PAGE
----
It’s critical for me to know how the site is structured before I can write a single letter. Identify which pages my website will have, what content I will need to write, what photographs or design I will have to provide etc.
A classic website structure included the home page, services page, about page, contact page and sometimes also a blog page.
You do not have to follow the classic structure. If there are pages you do not need, you can make a lean
website. I do, however, highly recommend defining what structure works for you and your business.
Step 3: Create the right flow
A visitor to your website has a single-digit second to understand what it is that you offer.
Readers will continue reading if it’s clear from the banner (header) what value can be acquired from the website and how your offer could solve a problem they have.
As a website owner, you will need to make a conscious choice of what is the most-likely-the-best order of the elements on your site, and what is imperative for you to present on the website.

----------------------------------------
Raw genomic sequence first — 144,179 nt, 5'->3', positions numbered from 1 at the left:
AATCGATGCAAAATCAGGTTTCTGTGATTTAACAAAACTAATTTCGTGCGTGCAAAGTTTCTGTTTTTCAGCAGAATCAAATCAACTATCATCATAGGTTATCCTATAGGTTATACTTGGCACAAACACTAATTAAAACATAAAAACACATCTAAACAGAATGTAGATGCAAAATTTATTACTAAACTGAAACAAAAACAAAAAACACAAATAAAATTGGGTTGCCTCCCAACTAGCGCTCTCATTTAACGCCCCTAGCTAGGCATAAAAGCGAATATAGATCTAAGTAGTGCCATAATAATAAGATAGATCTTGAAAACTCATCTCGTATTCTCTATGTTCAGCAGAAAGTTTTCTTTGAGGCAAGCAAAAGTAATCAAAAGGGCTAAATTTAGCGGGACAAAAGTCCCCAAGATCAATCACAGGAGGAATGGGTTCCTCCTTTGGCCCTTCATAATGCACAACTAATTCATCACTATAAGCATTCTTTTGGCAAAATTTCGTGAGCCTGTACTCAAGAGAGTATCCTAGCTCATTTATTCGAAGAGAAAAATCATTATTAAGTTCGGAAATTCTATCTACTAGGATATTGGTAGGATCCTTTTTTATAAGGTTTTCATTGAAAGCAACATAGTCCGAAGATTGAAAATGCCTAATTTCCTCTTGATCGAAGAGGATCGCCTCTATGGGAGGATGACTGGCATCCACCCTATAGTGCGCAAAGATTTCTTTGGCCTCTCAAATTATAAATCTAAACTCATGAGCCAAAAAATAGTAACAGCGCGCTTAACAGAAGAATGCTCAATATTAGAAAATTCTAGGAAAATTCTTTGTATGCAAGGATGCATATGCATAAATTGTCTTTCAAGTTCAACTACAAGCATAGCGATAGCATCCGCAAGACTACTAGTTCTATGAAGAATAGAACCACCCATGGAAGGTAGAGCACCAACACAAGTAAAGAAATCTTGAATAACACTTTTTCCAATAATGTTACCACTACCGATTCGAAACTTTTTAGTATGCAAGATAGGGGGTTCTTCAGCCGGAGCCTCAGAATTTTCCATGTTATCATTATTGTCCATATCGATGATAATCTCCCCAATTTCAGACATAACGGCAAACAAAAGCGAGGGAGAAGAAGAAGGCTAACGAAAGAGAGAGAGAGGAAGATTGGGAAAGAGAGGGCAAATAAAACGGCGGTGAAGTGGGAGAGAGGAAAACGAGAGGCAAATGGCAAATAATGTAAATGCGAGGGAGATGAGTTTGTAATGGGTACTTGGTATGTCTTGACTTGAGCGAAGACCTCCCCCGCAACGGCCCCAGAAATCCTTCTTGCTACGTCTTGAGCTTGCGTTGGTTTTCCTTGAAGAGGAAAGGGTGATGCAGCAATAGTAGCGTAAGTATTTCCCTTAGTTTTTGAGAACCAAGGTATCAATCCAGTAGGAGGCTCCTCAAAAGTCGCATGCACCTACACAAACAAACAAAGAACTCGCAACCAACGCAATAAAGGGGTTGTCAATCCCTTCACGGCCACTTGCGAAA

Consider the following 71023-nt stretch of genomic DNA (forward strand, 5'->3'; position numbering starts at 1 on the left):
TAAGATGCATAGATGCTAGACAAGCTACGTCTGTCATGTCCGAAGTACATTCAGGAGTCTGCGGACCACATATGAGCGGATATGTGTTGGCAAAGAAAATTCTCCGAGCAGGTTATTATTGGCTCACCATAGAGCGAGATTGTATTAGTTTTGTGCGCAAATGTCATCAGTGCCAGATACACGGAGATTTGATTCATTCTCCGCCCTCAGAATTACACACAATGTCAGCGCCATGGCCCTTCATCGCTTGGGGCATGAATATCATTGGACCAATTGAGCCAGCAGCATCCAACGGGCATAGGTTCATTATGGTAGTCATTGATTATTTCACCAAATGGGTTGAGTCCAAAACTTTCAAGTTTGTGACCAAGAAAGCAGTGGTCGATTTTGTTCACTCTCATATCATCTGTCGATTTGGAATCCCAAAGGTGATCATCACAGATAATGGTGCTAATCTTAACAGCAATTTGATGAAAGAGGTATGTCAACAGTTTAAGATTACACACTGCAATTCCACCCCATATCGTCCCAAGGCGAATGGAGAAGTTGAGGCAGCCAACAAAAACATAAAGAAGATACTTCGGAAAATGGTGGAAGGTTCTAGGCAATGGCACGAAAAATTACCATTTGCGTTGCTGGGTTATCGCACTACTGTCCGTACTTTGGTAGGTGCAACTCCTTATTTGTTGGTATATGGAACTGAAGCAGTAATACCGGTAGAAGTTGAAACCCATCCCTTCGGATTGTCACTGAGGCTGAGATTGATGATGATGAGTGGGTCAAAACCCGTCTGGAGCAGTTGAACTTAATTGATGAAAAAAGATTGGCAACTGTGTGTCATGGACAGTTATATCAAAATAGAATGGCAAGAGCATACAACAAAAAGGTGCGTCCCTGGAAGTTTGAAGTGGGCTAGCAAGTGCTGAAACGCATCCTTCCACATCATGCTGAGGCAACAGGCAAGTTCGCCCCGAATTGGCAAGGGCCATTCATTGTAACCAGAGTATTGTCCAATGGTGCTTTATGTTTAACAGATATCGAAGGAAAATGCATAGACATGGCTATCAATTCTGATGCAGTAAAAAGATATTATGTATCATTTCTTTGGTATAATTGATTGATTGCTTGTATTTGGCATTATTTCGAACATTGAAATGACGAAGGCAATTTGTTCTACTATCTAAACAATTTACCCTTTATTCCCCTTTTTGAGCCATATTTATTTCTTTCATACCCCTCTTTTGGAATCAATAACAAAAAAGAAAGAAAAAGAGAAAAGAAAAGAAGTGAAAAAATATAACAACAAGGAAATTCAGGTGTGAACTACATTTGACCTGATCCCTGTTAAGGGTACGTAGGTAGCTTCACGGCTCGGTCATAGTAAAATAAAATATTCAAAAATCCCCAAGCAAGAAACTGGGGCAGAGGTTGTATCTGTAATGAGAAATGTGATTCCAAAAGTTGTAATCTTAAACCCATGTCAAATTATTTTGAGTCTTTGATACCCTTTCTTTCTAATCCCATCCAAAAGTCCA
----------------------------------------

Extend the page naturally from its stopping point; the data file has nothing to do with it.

Content websites and blogs will present free value and readable materials at an earlier stage of the home page, while SAAS (Software As A Service) sites will present the value that can lead to a quick purchase from the brand.
Image sites will highlight the story of the brand or business owner while an e-commerce store will present products and promotions.
Determine what type of site you are building and what its goals are. From this, you will be able to decide .which elements will appear on the home page and then on the additional pages
Step 4: Understand the language of the audience
Websites are sometimes written in very academic or super articulate language for some reason. SMBs owners tend to talk about themselves in the third person. Yikes. That could lead or audience to feel distant and have no emotional connection to us or our brand. Remember, no personal connection – no sales.